Building an index of venture capital involves more than does building an index of company shares that are publicly traded. The following obstacles must be overcome:
- Company shares are not traded in any regular market.
- Value is revealed only when companies raise money or exit, events that are usually a year or two apart.
- When companies raise money, only sometimes do they share the company value implied by the terms of their deal.
- While their best outcomes, a public offering (IPO), and profitable acquisitions, are nearly always news, acquisitions at low values are often reported without a value, and shutdowns are seldom news. Thus, research for acquisitions and shutdowns must be continuously diligent and some values must be estimated.
The Sand Hill Approach
To generate our index, we take the following steps:
- For every company from the date of its first round of funding to its exit (IPO, acquisition, or shutdown), we have a value for every company every month.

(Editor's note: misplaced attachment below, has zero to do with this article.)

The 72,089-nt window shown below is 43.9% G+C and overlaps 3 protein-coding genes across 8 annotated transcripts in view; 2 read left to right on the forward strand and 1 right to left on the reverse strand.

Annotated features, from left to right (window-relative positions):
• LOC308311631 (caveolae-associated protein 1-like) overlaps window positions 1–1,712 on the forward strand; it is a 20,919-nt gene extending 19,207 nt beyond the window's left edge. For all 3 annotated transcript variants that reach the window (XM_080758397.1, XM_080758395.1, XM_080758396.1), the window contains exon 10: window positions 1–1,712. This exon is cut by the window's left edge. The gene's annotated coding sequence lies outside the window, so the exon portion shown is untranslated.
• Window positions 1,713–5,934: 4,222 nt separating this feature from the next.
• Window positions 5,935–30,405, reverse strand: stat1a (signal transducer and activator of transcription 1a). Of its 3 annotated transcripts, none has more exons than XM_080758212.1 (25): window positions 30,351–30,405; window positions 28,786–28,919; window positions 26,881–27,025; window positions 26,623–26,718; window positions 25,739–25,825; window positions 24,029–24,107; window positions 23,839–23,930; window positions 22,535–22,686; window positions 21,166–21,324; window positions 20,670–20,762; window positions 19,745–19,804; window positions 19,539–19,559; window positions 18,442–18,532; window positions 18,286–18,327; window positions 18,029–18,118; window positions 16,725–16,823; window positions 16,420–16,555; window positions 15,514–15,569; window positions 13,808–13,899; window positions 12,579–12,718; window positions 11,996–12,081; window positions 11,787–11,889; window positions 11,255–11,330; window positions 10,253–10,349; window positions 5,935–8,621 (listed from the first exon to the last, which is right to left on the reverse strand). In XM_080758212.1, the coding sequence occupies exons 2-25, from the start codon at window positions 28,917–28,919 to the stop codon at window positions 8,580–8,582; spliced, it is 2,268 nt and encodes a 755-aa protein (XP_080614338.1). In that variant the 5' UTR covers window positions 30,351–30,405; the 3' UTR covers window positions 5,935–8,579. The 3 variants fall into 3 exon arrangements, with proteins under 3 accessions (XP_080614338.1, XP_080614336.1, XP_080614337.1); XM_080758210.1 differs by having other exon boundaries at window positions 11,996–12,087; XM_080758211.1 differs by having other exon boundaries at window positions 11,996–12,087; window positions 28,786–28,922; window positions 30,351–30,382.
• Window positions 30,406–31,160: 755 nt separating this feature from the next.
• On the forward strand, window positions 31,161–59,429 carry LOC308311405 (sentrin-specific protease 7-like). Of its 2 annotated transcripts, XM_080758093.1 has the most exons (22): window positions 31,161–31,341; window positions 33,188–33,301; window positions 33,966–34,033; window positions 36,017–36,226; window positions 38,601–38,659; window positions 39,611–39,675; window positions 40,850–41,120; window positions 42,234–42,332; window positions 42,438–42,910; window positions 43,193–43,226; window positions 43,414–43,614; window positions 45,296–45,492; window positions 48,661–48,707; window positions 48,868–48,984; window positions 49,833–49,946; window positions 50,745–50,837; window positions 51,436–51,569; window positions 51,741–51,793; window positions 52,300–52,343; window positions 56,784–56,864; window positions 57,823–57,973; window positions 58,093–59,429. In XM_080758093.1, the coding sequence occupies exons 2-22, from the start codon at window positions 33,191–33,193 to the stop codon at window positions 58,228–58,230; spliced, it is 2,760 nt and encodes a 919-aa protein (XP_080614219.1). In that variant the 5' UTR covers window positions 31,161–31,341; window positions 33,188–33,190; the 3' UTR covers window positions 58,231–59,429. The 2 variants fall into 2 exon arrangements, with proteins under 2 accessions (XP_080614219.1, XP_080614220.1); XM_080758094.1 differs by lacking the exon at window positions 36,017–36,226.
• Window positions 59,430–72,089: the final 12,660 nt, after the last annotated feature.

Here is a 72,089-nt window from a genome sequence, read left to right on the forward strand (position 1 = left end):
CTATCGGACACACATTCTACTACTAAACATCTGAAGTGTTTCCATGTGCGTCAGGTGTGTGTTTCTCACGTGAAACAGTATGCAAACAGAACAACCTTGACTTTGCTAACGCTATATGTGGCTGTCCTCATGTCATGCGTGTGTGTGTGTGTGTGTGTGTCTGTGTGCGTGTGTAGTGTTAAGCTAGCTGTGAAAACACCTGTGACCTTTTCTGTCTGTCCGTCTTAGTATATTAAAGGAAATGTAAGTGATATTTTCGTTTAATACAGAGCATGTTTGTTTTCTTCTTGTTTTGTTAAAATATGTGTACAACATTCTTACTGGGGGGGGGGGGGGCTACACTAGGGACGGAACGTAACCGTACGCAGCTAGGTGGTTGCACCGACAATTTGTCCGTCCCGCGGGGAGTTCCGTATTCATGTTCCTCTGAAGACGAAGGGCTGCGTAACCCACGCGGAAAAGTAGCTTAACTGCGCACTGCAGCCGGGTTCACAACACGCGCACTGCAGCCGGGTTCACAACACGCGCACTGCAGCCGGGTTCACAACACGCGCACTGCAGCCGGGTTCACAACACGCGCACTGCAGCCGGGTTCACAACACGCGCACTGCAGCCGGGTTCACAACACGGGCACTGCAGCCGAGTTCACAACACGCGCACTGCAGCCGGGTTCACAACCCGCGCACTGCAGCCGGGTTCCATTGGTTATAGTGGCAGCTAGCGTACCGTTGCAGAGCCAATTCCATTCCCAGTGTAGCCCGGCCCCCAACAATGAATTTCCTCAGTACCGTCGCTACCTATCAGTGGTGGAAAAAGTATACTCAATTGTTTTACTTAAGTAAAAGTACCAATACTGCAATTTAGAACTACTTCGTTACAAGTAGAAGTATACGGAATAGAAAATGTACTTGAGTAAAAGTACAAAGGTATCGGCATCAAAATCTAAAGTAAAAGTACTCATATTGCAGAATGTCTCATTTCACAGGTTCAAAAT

- If a company does a round of funding and reports a value, we use that value.
- If a company does a round of funding and does not report a value, we estimate the value.
- Between rounds we interpolate, using market indications of changes in value.
- When a company exits, we know the value for IPOs (values are public) and shutdowns (value is zero), and for some acquisitions.
- For acquisitions, if value is revealed, we use it. If value is not revealed, we again estimate it.
- For companies not exited, we estimate values after the most recent round of funding, applying a decay function that recognizes that the longer a company goes without a round of funding, especially if it is not shipping a product, the more likely that it will expire worthless.
Want to Know More?
Please take a look at our Sand Hill Papers--in particular, our Academic White Paper, which goes into detail on how we go about estimating values and correcting for the bias in values that are revealed (vs. concealed.)